Question Video: Calculating the Period of a Pendulum | Nagwa Question Video: Calculating the Period of a Pendulum | Nagwa

# Question Video: Calculating the Period of a Pendulum Physics

A pendulum has a length of 0.500 m. What is the period of the pendulum? Use a value of 9.81 m/s² for the local acceleration due to gravity. Give your answer to 3 significant figures.

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### Video Transcript

A pendulum has a length of 0.500 meters. What is the period of the pendulum? Use a value of 9.81 meters per second squared for the local acceleration due to gravity. Give your answer to three significant figures.

So in this question, we’re considering a pendulum, and we’re being asked to find its period. For any oscillating system, the period refers to the amount of time taken to complete a full cycle. For a pendulum, that means the time taken for it to swing from its starting position to the other side and then back to its starting position. In this case, we’re told that our pendulum has a length of 0.500 meters. And we’re also told that the local acceleration due to gravity is 9.81 meters per second squared, which is the standard gravitational acceleration for an object near the surface of the Earth.

Now, it may not seem like we’ve been given much information about this pendulum. For example, we have no idea what its mass is. However, this is all the information we need to calculate its period. In fact, we can recall that the period of a pendulum is given by this formula. 𝑇 is approximately equal to two 𝜋 times the square root of 𝐿 over 𝑔, where 𝑇 is the period of the pendulum, 𝐿 is the length of the pendulum, and 𝑔 is the gravitational acceleration experienced by the pendulum.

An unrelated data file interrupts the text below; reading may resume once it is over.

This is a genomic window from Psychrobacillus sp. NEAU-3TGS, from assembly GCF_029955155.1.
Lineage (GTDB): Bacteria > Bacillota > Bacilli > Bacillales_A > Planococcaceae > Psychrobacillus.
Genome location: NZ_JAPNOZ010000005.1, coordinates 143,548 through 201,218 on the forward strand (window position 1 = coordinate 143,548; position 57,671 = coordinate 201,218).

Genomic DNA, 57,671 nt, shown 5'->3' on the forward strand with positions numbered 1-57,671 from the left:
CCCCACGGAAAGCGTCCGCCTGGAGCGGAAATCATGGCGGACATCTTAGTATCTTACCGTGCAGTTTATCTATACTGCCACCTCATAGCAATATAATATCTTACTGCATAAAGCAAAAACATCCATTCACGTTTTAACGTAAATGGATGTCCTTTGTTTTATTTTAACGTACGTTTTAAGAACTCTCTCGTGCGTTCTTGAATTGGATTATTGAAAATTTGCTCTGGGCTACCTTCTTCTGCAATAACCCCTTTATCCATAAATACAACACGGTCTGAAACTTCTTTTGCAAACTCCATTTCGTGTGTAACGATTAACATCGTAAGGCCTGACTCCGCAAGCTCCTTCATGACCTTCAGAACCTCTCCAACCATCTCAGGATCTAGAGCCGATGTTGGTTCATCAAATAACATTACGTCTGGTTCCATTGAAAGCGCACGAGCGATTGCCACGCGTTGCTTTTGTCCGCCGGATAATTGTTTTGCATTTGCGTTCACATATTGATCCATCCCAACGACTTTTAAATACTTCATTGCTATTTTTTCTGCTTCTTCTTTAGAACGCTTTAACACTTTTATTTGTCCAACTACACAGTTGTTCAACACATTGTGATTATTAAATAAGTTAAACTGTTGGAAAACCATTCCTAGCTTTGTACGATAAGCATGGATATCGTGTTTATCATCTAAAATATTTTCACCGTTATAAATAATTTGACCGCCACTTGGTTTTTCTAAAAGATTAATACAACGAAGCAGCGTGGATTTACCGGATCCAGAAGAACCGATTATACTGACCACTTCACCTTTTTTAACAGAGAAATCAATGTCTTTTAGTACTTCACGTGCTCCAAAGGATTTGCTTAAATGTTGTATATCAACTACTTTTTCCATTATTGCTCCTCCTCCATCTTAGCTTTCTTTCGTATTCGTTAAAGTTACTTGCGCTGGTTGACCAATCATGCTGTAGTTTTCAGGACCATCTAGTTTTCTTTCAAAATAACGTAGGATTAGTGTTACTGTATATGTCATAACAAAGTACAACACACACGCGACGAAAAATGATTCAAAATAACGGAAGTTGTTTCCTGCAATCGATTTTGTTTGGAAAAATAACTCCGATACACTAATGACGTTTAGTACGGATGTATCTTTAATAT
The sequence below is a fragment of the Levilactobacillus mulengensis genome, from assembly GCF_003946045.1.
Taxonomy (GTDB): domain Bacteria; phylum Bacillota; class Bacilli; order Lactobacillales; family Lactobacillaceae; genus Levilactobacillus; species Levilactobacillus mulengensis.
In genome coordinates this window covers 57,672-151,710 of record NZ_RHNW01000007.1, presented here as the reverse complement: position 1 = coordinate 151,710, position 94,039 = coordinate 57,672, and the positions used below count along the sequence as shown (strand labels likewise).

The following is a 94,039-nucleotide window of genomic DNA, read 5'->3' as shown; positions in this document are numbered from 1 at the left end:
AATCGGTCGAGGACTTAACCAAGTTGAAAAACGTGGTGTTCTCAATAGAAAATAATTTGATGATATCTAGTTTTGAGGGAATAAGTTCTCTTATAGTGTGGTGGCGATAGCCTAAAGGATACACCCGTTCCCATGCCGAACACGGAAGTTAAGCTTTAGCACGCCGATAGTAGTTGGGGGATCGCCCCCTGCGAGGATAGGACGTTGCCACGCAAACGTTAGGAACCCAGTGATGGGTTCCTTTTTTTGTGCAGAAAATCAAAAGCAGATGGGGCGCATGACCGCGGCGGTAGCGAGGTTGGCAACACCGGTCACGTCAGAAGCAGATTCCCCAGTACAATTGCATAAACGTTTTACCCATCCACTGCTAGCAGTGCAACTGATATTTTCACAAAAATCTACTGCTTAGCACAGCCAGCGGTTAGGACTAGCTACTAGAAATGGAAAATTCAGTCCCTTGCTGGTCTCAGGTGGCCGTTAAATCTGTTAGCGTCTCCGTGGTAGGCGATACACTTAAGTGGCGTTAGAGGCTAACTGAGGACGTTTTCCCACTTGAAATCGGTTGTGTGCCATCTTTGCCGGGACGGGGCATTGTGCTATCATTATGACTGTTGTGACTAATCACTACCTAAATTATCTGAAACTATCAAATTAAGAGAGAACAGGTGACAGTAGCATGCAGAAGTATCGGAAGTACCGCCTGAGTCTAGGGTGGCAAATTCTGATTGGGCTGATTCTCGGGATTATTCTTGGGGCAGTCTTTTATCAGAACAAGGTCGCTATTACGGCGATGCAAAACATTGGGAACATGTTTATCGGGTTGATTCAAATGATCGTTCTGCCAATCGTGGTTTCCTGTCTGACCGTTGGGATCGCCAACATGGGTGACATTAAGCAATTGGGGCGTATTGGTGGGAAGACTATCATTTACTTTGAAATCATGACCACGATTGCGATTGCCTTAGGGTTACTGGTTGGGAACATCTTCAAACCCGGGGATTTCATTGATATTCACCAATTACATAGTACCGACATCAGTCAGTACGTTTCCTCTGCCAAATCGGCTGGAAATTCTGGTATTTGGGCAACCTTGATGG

Note that in this formula, 𝑇 is only approximately equal to the expression on the right-hand side. This is because the formula is derived using a number of approximations. Importantly, it uses a small-angle approximation, which means it’s only accurate if the initial angle of the pendulum from the vertical, 𝜃 zero, is much smaller than one radian. The bigger the initial angle is, the more 𝑇 will vary from the expression given on the right. So in our answer to this question, we’re assuming that the pendulum only swings over a small angle.

In this question, we’re told that the length of the pendulum is 0.500 meters and the local acceleration due to gravity is 9.81 meters per second squared. So all we need to do to calculate the period of the pendulum is substitute these values into this formula. Substituting them in gives us two 𝜋 times the square root of 0.500 meters divided by 9.81 meters per second squared.

At this point, it’s worth mentioning that this formula only works when we use the magnitude of the acceleration. It’s fairly common in physics problems to define upward acceleration as positive and downward acceleration as negative. But when we’re using this formula, it’s important that we don’t use a negative value for acceleration.

If we type all of this into our calculator, we obtain a value of 1.418 and so on, which, rounded to three significant figures, is 1.42. Since the period is a measure of time, we would expect our answer to have units of time. And if we look at the units we’ve used in our calculation, we can see that this is the case. We’re dividing the length, which is a quantity in meters, by an acceleration, measured in meters per second squared. And we’re then taking the square root of this quantity. We can see that in this fraction, the factor of meters on the top and the bottom will cancel, leaving us with the square root of one over one over second squared.

Now, when we have one over one over a quantity, in other words, the reciprocal of the reciprocal of a quantity, this actually just leaves us with whatever quantity it was that we started with, in this case second squared. And the square root of second squared is of course seconds, which shows us that our answer is 1.42 seconds. And this is the answer to the question. If a pendulum has a length of 0.500 meters and the local acceleration due to gravity is 9.81 meters per second squared, then the period of the pendulum is 1.42 seconds.

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